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I have written an executable in c++, which is designed to take input from a file, and output to stdout (which I would like to redirect to a single file). The issue is, I want to run this on all of the files in a folder, and the find command that I am using is not cooperating. The command that I am using is:

find -name files/* -exec ./stagger < {} \;

From looking at examples, it is my understanding that {} replaces the file name. However, I am getting the error:

-bash: {}: No such file or directory

I am assuming that once this is ironed out, in order to get all of the results into one file, I could simply use the pattern Command >> outputfile.txt.

Thank you for any help, and let me know if the question can be clarified.

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up vote 4 down vote accepted

The problem that you are having is that redirection is processed before the find command. You can work around this by spawning another bash process in the -exec call:

find files/* -exec bash -c '/path/to/stagger < "$1"' -- {} \;
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This works perfectly. Thank you very much! – Michael Rauh Jul 5 '12 at 20:55
  1. The < operator is interpreted as a redirect by the shell prior to running the command. The shell tries redirecting input from a file named {} to find's stdin, and an error occurs if the file doesn't exist.

  2. The argument to -name is unquoted and contains a glob character. The shell applies pathname expansion and gives nonsensical arguments to find.

  3. Filenames can't contain slashes. The argument to -name can't work even if it were quoted. If GNU find is available, -path can be used to specify a glob pattern files/*, but this doesn't mean "files in directories named files", for that you need -regex. Portable solutions are harder.

  4. You need to specify one or more paths for find to start from.

Assuming what you really wanted was to have a shell perform the redirect, Here's a way with GNU find.

find . -type f -regex '.*foo/[^/]*$' -exec sh -c 'for x; do ./stagger <"$x"; done' -- {} +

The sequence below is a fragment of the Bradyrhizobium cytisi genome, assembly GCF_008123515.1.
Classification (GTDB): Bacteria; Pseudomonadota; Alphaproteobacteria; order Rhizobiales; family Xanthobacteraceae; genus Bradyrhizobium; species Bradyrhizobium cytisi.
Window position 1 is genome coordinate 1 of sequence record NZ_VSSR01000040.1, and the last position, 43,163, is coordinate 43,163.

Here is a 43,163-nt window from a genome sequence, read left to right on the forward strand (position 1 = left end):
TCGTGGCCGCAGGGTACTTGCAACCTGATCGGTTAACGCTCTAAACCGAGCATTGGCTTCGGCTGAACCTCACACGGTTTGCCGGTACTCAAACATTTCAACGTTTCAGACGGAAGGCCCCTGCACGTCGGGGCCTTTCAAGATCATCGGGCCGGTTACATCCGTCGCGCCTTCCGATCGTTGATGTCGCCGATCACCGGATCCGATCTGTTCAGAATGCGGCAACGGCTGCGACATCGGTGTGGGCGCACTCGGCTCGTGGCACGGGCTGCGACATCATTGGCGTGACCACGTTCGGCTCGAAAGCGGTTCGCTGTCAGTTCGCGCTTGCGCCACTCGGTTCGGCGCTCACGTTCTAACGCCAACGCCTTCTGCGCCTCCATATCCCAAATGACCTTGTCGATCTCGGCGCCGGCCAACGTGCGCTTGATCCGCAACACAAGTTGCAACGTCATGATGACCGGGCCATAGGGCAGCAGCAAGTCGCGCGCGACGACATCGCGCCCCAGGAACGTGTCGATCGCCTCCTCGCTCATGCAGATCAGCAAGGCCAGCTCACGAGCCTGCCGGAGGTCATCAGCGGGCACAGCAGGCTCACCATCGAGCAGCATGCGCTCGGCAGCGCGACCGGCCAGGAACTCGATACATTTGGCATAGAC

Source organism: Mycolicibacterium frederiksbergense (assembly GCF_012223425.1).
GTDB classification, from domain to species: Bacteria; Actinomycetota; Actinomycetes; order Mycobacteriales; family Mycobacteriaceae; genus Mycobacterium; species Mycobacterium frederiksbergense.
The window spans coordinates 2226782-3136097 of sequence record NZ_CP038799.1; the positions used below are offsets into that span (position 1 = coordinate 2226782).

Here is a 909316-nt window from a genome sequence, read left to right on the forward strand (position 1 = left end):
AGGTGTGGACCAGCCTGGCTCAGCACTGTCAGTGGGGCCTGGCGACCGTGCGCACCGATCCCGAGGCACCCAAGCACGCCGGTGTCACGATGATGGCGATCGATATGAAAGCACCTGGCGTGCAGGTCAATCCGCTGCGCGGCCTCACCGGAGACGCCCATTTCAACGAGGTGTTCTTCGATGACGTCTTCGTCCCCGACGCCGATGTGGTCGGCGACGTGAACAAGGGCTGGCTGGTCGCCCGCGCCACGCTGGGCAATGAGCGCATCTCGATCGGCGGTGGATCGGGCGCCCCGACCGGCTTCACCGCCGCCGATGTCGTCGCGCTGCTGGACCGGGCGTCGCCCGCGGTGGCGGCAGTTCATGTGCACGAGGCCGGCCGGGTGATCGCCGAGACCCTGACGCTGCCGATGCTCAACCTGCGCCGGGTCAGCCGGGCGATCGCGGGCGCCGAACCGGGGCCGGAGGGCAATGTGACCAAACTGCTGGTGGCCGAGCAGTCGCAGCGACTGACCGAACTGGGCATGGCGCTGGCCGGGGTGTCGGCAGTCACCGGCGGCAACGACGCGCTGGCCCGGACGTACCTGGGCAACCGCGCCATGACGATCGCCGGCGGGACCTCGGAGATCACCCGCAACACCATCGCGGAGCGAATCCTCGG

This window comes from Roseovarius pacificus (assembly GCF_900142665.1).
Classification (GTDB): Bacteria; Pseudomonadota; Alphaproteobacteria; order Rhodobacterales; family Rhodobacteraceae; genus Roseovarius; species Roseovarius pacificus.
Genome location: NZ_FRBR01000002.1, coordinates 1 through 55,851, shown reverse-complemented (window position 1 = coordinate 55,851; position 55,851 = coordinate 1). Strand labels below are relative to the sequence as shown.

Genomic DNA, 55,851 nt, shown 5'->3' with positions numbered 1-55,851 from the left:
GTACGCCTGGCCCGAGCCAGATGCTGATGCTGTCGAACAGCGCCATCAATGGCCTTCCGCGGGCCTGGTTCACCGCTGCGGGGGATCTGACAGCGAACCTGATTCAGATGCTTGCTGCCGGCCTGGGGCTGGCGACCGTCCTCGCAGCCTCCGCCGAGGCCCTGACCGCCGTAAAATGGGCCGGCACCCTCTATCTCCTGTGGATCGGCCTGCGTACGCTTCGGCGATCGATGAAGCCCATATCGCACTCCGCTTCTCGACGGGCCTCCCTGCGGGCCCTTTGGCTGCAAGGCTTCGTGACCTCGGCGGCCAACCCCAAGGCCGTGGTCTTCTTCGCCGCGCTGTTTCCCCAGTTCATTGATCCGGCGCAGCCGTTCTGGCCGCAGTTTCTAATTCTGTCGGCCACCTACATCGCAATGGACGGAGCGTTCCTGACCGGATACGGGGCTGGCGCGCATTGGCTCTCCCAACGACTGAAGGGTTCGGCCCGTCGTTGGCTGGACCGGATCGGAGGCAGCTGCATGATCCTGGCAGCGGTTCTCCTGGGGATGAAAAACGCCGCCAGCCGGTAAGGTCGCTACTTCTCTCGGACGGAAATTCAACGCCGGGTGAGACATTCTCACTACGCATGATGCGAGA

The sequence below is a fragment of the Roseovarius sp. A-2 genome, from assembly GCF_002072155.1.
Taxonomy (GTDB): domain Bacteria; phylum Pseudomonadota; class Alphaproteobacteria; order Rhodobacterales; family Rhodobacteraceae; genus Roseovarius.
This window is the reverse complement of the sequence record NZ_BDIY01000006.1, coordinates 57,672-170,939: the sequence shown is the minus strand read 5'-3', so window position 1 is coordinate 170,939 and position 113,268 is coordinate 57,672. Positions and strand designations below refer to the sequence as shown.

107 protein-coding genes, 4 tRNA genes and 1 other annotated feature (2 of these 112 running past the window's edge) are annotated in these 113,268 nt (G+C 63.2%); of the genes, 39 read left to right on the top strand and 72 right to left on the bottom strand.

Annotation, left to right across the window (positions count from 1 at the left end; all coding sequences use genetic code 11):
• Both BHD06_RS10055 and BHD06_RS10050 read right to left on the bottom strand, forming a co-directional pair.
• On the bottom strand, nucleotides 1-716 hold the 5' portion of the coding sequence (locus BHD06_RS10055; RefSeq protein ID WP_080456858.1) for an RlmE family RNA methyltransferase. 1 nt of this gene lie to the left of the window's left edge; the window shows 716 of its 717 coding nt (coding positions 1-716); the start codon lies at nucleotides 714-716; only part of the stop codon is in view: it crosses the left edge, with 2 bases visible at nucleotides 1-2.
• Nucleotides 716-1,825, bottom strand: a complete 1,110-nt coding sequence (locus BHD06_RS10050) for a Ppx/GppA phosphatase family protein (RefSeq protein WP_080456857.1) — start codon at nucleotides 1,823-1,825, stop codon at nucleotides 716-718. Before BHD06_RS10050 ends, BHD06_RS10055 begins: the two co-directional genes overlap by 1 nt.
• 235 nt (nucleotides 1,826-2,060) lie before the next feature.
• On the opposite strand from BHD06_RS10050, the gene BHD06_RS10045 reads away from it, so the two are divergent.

This is probably the best portable way using find (-depth and -prune won't work for this):

find . -type d -name files -exec sh -c 'for x; do for y in "$x"/*; do [ -f "$y" ] && ./stagger <"$y"; done; done' -- {} +

If you're using Bash, this problem is a very good candidate for just using a globstar pattern instead of find.

#!/usr/bin/env bash
shopt -s extglob globstar nullglob

for x in **/files/*; do
    [[ -f "$x" ]] && ./stagger <"$x"
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+1 for the explanation, but I am pretty sure what he wanted is what I guessed in my answer. Recursively all files and directories in the relative path files/. – jordanm Jul 6 '12 at 14:36
@jordanm Yeah sounds like that could be. Not sure what opening a directory for reading would be useful for though. – ormaaj Jul 6 '12 at 14:57

Simply escape the less-than symbol, so that redirection is carried out by the find command rather than the shell it is running in:

find files/* -exec ./stagger \< {} \;
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For some reason, I am getting an illegal option error on this one."find: illegal option -- n find: illegal option -- a find: illegal option -- m find: illegal option -- e " – Michael Rauh Jul 5 '12 at 20:56
The -name option isn't valid in this context, so I've removed it. – IanM_Matrix1 Jul 5 '12 at 21:12
This will not work, this is just going to pass two arguments to the ./stagger program, namely the literal < and the filename. In order for file redirection to work, the shell has to do it (if the program isn't capable of doing it itself), and the shell has to do it after the find command runs, not before. jordanm's answer does this properly. – Adam Rosenfield Jul 5 '12 at 21:19
Perhaps it's a peculiarity of Cygwin then, but this is working for me. I'll try it out on a Linux system later to see. – IanM_Matrix1 Jul 5 '12 at 22:13

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